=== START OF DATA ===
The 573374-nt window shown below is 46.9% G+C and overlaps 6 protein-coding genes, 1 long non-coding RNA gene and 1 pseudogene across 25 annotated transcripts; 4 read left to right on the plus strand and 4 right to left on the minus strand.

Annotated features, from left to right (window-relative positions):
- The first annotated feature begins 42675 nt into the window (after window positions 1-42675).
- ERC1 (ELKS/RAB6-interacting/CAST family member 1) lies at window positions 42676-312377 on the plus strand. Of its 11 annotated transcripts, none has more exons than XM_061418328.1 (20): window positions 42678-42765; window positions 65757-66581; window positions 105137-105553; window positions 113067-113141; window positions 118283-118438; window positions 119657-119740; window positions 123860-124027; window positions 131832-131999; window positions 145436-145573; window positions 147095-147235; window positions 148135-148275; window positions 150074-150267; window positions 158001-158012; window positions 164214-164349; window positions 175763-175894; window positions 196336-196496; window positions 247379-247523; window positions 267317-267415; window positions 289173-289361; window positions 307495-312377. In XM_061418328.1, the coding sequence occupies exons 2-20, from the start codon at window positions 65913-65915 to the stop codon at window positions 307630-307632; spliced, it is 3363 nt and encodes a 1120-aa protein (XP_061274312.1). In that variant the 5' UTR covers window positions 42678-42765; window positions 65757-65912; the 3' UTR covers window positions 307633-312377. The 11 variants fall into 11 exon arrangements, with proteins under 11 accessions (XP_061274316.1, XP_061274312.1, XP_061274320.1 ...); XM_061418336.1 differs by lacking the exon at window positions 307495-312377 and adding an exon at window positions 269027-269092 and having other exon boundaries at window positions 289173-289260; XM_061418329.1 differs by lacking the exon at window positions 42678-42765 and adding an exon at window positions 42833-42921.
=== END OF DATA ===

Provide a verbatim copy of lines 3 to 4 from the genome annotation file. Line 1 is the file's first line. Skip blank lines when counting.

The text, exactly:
- The first annotated feature begins 42675 nt into the window (after window positions 1-42675).
- ERC1 (ELKS/RAB6-interacting/CAST family member 1) lies at window positions 42676-312377 on the plus strand. Of its 11 annotated transcripts, none has more exons than XM_061418328.1 (20): window positions 42678-42765; window positions 65757-66581; window positions 105137-105553; window positions 113067-113141; window positions 118283-118438; window positions 119657-119740; window positions 123860-124027; window positions 131832-131999; window positions 145436-145573; window positions 147095-147235; window positions 148135-148275; window positions 150074-150267; window positions 158001-158012; window positions 164214-164349; window positions 175763-175894; window positions 196336-196496; window positions 247379-247523; window positions 267317-267415; window positions 289173-289361; window positions 307495-312377. In XM_061418328.1, the coding sequence occupies exons 2-20, from the start codon at window positions 65913-65915 to the stop codon at window positions 307630-307632; spliced, it is 3363 nt and encodes a 1120-aa protein (XP_061274312.1). In that variant the 5' UTR covers window positions 42678-42765; window positions 65757-65912; the 3' UTR covers window positions 307633-312377. The 11 variants fall into 11 exon arrangements, with proteins under 11 accessions (XP_061274316.1, XP_061274312.1, XP_061274320.1 ...); XM_061418336.1 differs by lacking the exon at window positions 307495-312377 and adding an exon at window positions 269027-269092 and having other exon boundaries at window positions 289173-289260; XM_061418329.1 differs by lacking the exon at window positions 42678-42765 and adding an exon at window positions 42833-42921.